An island in London inspired me to write a book. Well, that and the idea of killing a flatmate I lived with for a while. Perhaps that came first. The killing, then the running away to an island.
The book ended up being set on another island, in a very different part of England. This other is real, too, although I’ve never seen it. I spent a huge amount of time on it though, on the page and in my head.
Other books are set there, too.
The island in London that inspired me is in Victoria Park. It’s the one reserved for wildlife that you see as you enter the park from the Old Ford Road side. Forget the re-sculpted one with the rude red pagoda that you can actually walk on. This was pre-clean up, when the park provided a physical manifestation of the mess inside my head.
On Sunday mornings, in the generic sort of life I once lived in East London, I would pause and regard that island. Hungover and often very guilty, I’d briefly entertain the fantasy of living on it. I’d take a tent, I imagined; wade out at night, live amongst the geese, ducks, herons and trees. I’d wonder how long I’d last.
Afterwards, I’d walk along the canal with a person I would disappoint in every way. I’d make promises to myself, and to that person, that I would fail to keep.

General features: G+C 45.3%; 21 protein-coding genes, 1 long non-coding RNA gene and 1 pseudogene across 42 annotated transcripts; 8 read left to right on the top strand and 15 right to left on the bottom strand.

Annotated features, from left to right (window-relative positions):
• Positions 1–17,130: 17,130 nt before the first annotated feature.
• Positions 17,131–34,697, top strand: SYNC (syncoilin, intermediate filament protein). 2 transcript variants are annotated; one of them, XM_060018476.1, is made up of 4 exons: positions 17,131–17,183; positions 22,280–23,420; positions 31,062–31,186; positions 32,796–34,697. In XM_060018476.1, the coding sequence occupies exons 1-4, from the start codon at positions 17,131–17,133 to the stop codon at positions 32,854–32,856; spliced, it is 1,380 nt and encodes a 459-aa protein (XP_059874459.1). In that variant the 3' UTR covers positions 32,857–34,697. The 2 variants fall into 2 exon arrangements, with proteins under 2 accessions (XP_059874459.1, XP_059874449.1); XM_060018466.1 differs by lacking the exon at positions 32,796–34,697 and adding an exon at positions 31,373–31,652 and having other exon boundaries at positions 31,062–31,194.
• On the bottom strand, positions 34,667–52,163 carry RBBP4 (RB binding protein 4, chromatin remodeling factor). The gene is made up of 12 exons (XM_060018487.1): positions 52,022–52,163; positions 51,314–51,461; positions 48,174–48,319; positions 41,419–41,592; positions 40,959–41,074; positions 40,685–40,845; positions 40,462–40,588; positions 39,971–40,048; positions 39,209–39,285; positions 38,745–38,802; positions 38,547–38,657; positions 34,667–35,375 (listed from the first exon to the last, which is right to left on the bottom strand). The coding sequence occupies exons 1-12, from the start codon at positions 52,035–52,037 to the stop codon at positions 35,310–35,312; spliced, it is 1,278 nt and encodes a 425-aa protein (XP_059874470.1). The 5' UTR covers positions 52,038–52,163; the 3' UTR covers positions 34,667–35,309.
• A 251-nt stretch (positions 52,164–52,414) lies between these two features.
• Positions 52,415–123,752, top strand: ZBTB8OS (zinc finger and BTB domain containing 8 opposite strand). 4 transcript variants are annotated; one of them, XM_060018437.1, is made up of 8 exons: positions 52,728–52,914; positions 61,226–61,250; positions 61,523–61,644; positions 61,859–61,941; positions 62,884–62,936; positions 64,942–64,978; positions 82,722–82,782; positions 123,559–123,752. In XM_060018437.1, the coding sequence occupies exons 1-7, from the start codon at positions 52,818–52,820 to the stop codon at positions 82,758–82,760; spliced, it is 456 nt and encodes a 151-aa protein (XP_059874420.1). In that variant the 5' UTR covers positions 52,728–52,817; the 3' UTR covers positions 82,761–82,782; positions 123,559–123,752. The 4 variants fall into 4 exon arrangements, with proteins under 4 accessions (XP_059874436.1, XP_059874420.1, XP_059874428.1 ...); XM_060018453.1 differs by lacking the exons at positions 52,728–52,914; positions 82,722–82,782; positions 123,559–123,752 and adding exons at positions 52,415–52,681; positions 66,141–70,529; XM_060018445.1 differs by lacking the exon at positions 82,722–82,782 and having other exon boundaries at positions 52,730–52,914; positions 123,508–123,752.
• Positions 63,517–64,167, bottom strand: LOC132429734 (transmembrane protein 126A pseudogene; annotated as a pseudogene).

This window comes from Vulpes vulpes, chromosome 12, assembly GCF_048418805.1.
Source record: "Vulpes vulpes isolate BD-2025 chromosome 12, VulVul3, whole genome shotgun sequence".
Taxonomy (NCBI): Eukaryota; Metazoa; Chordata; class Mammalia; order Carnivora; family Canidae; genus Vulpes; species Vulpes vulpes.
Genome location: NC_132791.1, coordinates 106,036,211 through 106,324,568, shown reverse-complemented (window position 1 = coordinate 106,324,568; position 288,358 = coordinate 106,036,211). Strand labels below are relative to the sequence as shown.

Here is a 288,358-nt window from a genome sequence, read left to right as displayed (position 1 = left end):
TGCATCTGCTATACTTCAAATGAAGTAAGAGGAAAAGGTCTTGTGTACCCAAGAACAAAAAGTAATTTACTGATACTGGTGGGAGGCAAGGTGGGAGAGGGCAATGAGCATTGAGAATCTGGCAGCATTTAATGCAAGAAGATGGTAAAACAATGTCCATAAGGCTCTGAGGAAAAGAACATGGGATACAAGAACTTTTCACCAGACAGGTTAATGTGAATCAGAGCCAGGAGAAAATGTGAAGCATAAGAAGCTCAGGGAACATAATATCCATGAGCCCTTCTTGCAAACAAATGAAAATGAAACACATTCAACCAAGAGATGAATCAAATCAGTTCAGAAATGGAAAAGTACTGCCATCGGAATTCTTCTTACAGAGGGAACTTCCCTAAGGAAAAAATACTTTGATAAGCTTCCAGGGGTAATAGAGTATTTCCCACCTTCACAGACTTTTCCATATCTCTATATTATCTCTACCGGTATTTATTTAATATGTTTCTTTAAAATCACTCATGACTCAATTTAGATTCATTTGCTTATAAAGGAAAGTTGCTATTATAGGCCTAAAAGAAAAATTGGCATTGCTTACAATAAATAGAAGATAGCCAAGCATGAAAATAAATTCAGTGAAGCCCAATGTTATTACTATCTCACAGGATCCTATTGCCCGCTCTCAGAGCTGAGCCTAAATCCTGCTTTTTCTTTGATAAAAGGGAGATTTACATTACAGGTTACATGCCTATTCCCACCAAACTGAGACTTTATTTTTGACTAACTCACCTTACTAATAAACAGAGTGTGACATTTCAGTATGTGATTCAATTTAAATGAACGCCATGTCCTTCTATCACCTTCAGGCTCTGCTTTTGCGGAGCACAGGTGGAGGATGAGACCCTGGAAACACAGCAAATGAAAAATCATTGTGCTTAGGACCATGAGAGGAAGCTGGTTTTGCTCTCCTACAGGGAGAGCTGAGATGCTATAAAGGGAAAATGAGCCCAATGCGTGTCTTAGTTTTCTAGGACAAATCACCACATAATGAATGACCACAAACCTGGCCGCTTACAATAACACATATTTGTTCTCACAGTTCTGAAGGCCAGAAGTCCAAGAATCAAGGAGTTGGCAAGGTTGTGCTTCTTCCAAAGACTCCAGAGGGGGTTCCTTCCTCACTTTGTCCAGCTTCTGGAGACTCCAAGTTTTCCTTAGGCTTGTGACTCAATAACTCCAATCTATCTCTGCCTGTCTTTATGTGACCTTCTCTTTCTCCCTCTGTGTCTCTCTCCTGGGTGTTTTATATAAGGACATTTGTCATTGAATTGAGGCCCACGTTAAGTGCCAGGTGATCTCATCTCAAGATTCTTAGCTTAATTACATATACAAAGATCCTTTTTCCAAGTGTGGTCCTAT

That place still features in my life. Whenever I come back to our ruddy little English island, I live within its orbit. It is different, and I am too.
My desire to kill that flatmate was converted into fiction. I poured all the rage out like hot bile and it cooled into a scene.
A while later, on a street not far from the island in Victoria Park, the man in question asked me what my book was about. I could tell he already knew.
The island that part of the book is set on is in Coniston Water in the Lake District. I think I was wrong to say I’ve never seen it; I must have, once, because I’ve driven past that lake. Can the memory of being a child, sitting in the back of a car and promising to buy it for my grandmother, possibly be real?
I can’t remember it though, not as it truly is. On maps and in pictures it is shaped like a comet, fading out into a rocky tail. Its trees sprout from it like a tuft of pubic hair.
Wildcat Island, in the other books.
Donald Campbell died beside it. His last words were:
‘Straightening up now on track… I’m getting a lot of bloody row in here… I can’t see anything… I’ve got the bows up… I’m going… oh…’
I was listening to the radio one day, before I wrote the book. The presenter said that Peel Island’s pub had lost its landlord, and needed another one. It was an important tradition that there was a landlord in the pub, and that person was always known as the King of Peel.
Of course, there is no pub on Peel Island. For years I thought I must have imagined the story. Writing this, however, has revealed to me the existence of Piel Island.
Islands within islands within islands.
No one lives on Peel Island, Coniston Water. A character called John tried to for a while, but he didn’t last very long.
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